A well-developed story with real characters and plenty of the paradoxes and moral dilemmas that make sci-fi more than space opera.
My own reactions are mixed, but net favorable.
Some of the character's attitude changes were unrealistic to me because they happened so speedily. For instance, we have Kemal acting as a sarcastic and even acid skeptic to the Columbus project becoming contrite in one paragraph due to Tagiri's respect for human free will. Kemal does, however, resume his thorn-in-the-side temperament soon after. I also found Columbus'complete change of heart in Haiti a bit rapid. Even with the inimitable help of See in the Dark. In fact, I do find credibility gaps in all of Card's texts, but I do not consider them necessarily harmful. Often these gaps stir
For in spite of the historical overtones, 'Pastwatch' is about time travel. Future historians lay the blame for their ruined planet at the foot of global evils such as slavery. While appreciating the complex causality of our world, their technology lets them zoom in on Columbus's expansion of Europe's cultural boundaries as crucial. If he could be dissuaded from his momentous voyage, the Pastwatchers consider, we should surely erase slavery from our troubled past. 'Pastwatch' tells the story of their struggle with new data and with conscience; satisfactorily, it also tells us how, why and what they conclude.
Card writes so competently that his storytelling never interferes with the story. The result is an emotionally transformative experience, but also an insightful one. Civilized values are laid on the table so expertly that the reader can only take them to heart. To read 'Pastwatch' is to catalogue great virtues of humanity, whom Card redeems alongside Columbus. Let us, like the Pastwatchers, work to keep redemption within the pages of great books.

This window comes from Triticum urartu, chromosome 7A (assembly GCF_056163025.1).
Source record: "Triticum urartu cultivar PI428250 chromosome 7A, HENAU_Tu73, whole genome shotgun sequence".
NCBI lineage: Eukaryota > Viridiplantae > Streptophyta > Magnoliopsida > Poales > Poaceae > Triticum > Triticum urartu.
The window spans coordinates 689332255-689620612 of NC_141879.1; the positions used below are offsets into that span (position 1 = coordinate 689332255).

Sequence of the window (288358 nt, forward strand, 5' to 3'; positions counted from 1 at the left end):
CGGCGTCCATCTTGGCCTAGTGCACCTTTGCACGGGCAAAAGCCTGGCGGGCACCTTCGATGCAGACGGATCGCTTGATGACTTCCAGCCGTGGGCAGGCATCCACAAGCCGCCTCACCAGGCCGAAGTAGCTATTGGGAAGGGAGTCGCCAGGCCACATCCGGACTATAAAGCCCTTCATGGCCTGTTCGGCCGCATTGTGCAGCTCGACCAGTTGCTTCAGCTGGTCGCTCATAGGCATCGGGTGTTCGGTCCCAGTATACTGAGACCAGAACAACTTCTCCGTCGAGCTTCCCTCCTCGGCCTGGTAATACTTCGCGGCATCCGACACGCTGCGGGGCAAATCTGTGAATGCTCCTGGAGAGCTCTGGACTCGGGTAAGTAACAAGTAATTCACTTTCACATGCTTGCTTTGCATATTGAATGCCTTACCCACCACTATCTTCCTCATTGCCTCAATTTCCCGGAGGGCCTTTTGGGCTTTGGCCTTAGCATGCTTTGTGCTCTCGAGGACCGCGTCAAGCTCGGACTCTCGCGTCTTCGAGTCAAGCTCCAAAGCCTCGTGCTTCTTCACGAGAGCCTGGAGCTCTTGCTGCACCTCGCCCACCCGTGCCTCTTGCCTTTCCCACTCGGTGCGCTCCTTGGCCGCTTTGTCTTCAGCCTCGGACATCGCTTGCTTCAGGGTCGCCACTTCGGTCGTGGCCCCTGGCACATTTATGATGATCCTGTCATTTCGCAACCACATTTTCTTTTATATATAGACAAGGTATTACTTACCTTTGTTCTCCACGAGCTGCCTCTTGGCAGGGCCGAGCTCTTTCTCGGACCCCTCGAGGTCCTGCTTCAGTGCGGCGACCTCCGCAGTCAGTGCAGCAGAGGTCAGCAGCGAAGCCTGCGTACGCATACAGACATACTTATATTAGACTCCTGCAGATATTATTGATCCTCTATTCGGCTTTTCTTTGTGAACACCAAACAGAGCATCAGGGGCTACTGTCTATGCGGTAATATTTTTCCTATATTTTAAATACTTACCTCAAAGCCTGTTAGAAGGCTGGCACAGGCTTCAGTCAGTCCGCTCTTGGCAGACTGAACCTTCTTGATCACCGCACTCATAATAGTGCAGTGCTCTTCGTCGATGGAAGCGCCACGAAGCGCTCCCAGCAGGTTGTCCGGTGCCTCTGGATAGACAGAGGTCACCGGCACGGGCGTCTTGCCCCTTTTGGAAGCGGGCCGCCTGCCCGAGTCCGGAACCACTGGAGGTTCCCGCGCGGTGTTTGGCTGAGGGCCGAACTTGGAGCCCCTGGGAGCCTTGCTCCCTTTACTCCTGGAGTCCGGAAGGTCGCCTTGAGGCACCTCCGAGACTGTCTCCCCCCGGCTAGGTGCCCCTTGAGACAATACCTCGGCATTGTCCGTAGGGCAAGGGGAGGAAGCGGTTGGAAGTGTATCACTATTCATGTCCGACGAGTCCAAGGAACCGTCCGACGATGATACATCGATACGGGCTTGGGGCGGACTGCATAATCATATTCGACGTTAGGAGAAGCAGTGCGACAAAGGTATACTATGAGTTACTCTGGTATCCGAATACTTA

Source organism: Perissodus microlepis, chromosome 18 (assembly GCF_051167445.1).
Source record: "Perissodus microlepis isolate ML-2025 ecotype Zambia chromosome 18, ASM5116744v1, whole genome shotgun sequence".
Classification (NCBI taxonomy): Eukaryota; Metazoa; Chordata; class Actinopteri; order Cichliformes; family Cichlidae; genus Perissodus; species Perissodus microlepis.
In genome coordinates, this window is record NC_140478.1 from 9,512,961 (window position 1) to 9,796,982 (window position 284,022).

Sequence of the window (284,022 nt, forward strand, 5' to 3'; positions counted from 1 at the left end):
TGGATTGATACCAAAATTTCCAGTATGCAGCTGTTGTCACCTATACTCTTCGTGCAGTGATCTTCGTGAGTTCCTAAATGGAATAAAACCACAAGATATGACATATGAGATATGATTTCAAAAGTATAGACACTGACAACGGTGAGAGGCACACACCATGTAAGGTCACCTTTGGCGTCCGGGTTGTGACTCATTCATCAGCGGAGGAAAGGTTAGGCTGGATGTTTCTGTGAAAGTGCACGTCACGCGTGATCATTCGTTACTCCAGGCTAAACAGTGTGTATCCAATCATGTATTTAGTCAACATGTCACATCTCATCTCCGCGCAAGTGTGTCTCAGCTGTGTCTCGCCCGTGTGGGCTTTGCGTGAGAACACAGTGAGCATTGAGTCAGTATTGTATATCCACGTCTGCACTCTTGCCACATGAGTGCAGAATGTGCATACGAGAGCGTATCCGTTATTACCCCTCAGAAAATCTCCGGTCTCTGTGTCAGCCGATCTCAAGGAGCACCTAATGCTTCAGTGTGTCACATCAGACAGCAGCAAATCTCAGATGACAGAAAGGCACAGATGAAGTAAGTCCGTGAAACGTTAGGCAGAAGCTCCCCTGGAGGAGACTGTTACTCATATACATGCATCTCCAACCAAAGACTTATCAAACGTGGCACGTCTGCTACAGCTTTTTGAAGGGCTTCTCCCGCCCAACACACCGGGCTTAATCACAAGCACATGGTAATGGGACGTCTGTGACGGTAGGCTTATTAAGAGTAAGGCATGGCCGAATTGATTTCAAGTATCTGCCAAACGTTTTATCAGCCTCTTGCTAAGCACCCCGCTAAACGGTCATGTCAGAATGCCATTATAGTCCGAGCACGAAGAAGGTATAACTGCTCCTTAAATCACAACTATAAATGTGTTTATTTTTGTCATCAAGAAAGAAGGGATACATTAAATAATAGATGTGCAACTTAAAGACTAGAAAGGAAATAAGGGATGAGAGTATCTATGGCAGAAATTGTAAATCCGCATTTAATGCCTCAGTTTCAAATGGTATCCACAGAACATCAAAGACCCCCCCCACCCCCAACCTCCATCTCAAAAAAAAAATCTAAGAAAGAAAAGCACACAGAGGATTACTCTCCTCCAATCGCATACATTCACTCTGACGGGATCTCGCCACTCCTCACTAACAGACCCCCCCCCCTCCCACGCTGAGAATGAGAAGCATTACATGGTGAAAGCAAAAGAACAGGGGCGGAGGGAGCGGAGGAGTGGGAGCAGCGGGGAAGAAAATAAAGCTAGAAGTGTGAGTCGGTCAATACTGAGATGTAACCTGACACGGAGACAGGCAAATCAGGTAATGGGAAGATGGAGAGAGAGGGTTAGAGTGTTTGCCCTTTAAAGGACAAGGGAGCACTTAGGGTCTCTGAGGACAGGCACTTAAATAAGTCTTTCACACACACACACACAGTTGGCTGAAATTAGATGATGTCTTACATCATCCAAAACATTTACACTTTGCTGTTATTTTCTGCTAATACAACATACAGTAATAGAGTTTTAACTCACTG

Most recent customer reviews
Big disappointment, so boring I couldn't finish it. I usually enjoy this author's books, but this one was so boring I couldn't even finish it. Read morePublished on July 5 2014 by Emerald
"Pastwatch: The Redemption of Christopher Columbus", like its titular character, could be called a lot of different things. Read morePublished on May 24 2004 by R. Seehausen
Orson Scott Card has a talent for finding interesting stories to tell and for filling them with profound thoughts. Read morePublished on April 12 2004 by _
Card shows brilliance and great insight in a futuristic tale that has a group of researchers studying history by having a viewer into the literal events of the past. Read morePublished on April 9 2004 by Michael A. Newman
Card's revision of history in this book is fairly engaging -- I certainly didn't quit reading before the end -- but I found it ultimately unsatisfying. Read morePublished on Feb. 22 2004 by Swiss Demon
Futuristic setting: check, Highly Intelligent Protagonist: Check, Religious Undertones: Check, Historical References: Check, sounds like "Pastwatch: The Redemption of... Read morePublished on Dec 4 2003 by Jakub Blaykowski
I haven't been able to stop thinking about this book since I finished it late last night. I don't know the story of Columbus well enough, or even the Columbus myth well enough, to... Read morePublished on Nov. 16 2003 by Jedidiah Carosaari
Card is famous for weaving fascinating metaphysical and philosophical questions into page-turning narratives. Read morePublished on Nov. 13 2003 by D. Cloyce Smith
Lots of contemporary writers can regard themselves as successful writers of fiction. Few can regard themselves as writers of truly *intelligent* fiction. Read morePublished on Aug. 5 2003 by Godly Gadfly